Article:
New Orleans is a bit of a special case. Especially this time of year, there are a lot of people altered heavily on every type of substance. Mostly, crime and violence is not as bad as it is made out in the US.

View More Replies...
View more commentsArrow down menu
#22

26 Non-Americans Who Traveled To The US Share The Things They Did And Didn't Like About It I've spotted an American yesterday in a grocery store. The stereotype that Americans can be loud seems to be true.

He wasn't shouting or anything, he was asking someone for help, just a normal conversation, but his voice was unnecessarily loud ;)

artifex78 , Pixabay/Pexels (not the actual photo) Report

Add photo comments
POST
benyamamare avatar
BenyA.
Community Member
2 months ago DotsCreated by potrace 1.15, written by Peter Selinger 2001-2017

I wouldn't say americans are loud, just have a strong AUDIBLE voice. If my countrymen are loud the effort is obvious. But somehow an american speaking doesn't seem that way, it's effortless and at ease

View More Replies...
View more commentsArrow down menu
#23

26 Non-Americans Who Traveled To The US Share The Things They Did And Didn't Like About It The best: The cuisine variety, even when the similar dish can be prepared differently depending in the country, so you have Mexico that maybe makes it more spicy or Surinam that adds fruits. To not talk about each country delicacies.

The worst: How some countries can be very dicey to visit I guess, for example Venezuelan right now is very chaotic, Canada can be hard due to its cold, USA well Statunitians are infamous for how they treat foreigners

ACoatAlmost , Karthik reddy/Pexels (not the actual photo) Report

Add photo comments
POST
acey-ace16 avatar
Ace
Community Member
2 months ago DotsCreated by potrace 1.15, written by Peter Selinger 2001-2017

I like that this one is talking abut America, the continent, not just the USA.

View More Replies...
View more commentsArrow down menu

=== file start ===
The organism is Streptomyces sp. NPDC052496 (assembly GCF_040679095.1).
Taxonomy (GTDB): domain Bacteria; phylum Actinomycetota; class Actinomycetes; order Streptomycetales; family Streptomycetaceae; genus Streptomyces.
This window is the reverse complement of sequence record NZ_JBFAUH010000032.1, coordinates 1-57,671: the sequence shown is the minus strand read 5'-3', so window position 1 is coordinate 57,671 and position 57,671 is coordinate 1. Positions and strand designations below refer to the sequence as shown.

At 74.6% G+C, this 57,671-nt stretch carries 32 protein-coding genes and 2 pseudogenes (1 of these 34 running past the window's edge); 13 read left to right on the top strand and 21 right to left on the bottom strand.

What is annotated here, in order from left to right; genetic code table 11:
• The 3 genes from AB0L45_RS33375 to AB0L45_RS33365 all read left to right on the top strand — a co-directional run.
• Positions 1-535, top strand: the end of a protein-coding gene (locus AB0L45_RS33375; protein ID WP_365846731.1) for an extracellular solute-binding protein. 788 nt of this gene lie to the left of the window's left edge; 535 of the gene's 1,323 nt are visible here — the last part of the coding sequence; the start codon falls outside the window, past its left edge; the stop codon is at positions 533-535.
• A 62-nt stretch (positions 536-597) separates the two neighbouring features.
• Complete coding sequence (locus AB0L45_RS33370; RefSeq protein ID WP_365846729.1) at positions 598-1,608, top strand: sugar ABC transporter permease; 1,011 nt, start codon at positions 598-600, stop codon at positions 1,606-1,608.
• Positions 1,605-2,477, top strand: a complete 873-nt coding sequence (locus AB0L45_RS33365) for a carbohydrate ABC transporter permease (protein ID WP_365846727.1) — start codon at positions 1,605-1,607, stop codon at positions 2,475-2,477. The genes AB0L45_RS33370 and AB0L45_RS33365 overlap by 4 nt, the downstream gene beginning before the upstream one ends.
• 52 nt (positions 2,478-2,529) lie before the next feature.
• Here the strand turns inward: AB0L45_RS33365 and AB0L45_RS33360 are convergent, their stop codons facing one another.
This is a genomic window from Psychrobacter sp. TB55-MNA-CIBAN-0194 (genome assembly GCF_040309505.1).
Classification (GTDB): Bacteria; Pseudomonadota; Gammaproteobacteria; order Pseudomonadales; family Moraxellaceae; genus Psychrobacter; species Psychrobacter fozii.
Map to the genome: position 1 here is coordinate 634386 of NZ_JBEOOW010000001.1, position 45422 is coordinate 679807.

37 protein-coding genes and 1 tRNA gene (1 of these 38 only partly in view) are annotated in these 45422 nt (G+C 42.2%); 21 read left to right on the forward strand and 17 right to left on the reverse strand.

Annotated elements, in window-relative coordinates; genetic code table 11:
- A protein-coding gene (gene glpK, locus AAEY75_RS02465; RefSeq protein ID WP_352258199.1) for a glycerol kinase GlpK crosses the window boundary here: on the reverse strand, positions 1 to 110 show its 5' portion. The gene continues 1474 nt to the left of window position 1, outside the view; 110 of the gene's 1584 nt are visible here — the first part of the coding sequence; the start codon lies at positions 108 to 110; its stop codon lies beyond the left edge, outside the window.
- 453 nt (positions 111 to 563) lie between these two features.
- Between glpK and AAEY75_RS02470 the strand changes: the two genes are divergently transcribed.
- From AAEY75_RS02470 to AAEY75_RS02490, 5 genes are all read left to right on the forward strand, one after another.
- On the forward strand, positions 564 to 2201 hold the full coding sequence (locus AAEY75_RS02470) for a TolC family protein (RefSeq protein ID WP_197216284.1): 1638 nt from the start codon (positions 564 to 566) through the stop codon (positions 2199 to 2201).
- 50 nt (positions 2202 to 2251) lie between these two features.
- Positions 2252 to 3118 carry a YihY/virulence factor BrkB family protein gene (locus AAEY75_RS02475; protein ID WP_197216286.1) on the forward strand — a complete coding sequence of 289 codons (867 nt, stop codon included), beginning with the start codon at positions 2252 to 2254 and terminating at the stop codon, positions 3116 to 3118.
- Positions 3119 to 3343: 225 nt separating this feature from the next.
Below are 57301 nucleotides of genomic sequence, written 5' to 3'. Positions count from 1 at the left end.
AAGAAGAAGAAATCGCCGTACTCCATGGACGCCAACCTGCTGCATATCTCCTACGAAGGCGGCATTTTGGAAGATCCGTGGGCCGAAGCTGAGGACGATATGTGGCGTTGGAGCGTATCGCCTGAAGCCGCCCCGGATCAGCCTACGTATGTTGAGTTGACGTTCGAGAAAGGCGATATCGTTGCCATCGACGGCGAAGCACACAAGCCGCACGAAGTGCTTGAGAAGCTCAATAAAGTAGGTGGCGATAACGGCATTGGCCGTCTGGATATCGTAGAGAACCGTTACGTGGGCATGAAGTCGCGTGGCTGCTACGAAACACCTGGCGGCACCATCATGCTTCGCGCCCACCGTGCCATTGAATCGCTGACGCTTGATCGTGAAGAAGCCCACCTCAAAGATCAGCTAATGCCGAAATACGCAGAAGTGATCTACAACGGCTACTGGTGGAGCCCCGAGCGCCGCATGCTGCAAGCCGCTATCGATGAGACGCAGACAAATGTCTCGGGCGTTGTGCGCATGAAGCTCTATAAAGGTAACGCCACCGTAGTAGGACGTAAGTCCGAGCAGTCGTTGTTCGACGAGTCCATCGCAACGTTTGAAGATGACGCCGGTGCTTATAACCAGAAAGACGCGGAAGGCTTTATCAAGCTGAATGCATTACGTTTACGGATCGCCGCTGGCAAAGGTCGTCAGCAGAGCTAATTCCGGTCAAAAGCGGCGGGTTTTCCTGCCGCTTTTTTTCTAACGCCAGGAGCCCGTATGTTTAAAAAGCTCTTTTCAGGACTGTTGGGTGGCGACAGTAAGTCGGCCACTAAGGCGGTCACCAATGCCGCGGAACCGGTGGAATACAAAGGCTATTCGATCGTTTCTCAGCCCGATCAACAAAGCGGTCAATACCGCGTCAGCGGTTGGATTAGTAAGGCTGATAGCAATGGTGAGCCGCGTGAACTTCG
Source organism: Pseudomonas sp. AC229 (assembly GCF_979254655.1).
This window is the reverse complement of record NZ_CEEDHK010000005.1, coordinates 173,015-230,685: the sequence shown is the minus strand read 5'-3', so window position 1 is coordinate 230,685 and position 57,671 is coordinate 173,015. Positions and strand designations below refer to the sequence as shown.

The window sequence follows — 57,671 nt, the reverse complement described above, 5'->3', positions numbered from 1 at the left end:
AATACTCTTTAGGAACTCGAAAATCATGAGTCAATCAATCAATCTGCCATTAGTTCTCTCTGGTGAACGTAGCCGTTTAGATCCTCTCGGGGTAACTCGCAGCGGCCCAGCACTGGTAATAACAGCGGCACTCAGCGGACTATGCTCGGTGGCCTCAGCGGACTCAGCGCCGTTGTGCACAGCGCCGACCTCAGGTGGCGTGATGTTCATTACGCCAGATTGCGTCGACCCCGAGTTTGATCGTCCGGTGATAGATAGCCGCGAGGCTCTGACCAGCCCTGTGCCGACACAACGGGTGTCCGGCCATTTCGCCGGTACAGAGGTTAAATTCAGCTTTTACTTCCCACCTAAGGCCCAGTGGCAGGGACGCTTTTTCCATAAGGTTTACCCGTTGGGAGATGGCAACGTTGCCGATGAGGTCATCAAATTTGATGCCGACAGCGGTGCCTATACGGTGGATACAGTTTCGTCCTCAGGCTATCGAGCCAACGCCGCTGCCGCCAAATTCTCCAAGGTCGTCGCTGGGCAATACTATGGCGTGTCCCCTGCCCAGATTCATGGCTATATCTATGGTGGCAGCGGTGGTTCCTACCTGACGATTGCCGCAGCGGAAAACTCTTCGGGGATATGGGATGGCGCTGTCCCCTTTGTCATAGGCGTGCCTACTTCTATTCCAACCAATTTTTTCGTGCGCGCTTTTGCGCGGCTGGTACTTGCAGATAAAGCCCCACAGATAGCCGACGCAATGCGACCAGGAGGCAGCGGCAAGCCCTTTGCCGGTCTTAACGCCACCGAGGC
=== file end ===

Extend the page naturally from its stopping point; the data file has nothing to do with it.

#24

26 Non-Americans Who Traveled To The US Share The Things They Did And Didn't Like About It I’d be prepared for a ton of people to either ask you about your accent or, assuming you’re Australian, make a corny joke about Foster’s or shrimp on the barbee.

wps1991 , Liza Summer/Pexels (not the actual photo) Report

Add photo comments
POST
elchinero avatar
Elchinero
Community Member
2 months ago DotsCreated by potrace 1.15, written by Peter Selinger 2001-2017

I can tell if someone is from Boston, Maine, Louisville, Fargo, .... etc

View more commentsArrow down menu
#25

26 Non-Americans Who Traveled To The US Share The Things They Did And Didn't Like About It I have European friends and it’s not horrible but it is a cultural difference: they say we smile too much and sometimes it makes them uncomfortable.

ISniffButts50 , Vinicius Wiesehofer/Pexels (not the actual photo) Report

See Also on Bored Panda
Poll icon

Poll Question

Thanks! Check out the results:

You May Also Like

Woman Refuses To Chip In For Babysitting Because She Doesn’t Even Have Kids, Asks If She’s A Jerk

Do you think childless individuals should be expected to chip in for group babysitting costs during friend gatherings?

Read & Poll

17 Y.O. Is Done Sharing Her Birthday With Her Late Twin, Parents Are Not Having It

Do you think the girl should be allowed to celebrate her birthday without the remembrance of her deceased twin?

Read & Poll